The row is said to have started after Smith’s car had stalled and he stopped at a farmhouse to ask assistance in towing his car home.  During a discussion of the price for towing the car, which the farmer set at $2, it is said an argument started that ended in a gang fight in which fists and clubs were used freely.  Smith, while attempting to hold several men at bay in front of him, was struck from the rear with a cant hook, which cut a five-inch gash in his scalp and knocked him under a nearby automobile.


The day before a man, whose name was not learned, is reported to have received a blow on the head with a crowbar while in the vicinity of Tioga.


Mrs. Smith alleges a few days before she had notified authorities that liquor was being sold in the vicinity and was informed because of the recent referendum the local officials had no authority to interfere in moonshine activities as Federal Dry Agents must be called to handle the situation.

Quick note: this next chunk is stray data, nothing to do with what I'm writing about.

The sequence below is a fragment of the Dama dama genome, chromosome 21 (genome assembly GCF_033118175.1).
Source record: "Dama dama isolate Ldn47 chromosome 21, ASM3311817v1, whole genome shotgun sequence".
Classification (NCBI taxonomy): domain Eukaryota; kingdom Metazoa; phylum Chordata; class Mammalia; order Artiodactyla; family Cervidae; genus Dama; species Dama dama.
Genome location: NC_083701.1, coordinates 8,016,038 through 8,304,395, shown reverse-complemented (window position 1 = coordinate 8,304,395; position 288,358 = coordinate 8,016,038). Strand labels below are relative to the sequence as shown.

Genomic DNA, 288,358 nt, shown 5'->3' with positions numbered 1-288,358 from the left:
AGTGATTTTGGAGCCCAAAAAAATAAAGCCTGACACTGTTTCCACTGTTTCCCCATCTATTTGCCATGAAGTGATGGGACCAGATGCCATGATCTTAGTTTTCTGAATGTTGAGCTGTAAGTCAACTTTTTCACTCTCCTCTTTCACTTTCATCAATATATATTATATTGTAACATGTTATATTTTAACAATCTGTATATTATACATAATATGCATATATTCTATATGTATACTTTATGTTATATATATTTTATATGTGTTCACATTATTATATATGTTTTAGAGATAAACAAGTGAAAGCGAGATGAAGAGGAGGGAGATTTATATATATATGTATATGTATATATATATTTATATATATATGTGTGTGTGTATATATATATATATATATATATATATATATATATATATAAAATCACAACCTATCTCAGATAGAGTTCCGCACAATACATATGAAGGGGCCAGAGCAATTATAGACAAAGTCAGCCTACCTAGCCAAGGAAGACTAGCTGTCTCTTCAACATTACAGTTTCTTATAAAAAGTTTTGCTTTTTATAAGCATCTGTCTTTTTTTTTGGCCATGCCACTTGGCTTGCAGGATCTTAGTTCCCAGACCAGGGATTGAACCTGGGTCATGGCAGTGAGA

Dr. H. M. Housley was summoned to attend to Smith’s injuries.      


Herman North, M. C. Rodolf, Maj. Sturdevant and Levi Williamson left Wednesday for Fifield where they will spend several days floating down the Flambeau River in quest of fish.


After complaints had been received Sunday night from some Neillsville Northside residents, one of their neighbors was arrested by police officers, Al Jensen and Fred Rossman who then lodged the man in jail on a charge of drunkenness.  In Justice Dudley’s court Monday, the guilty party was let off on a $10 fine when he confessed he had purchased the liquor at a Northside speakeasy.  What action will be taken against the seller of the liquor, has not yet been announced.


Mr. and Mrs. George Tibbetts have rented P. S. Temby’s house on East Ninth Street, now occupied by W. E. Tragsdorf and family, who are planning to move in the near future.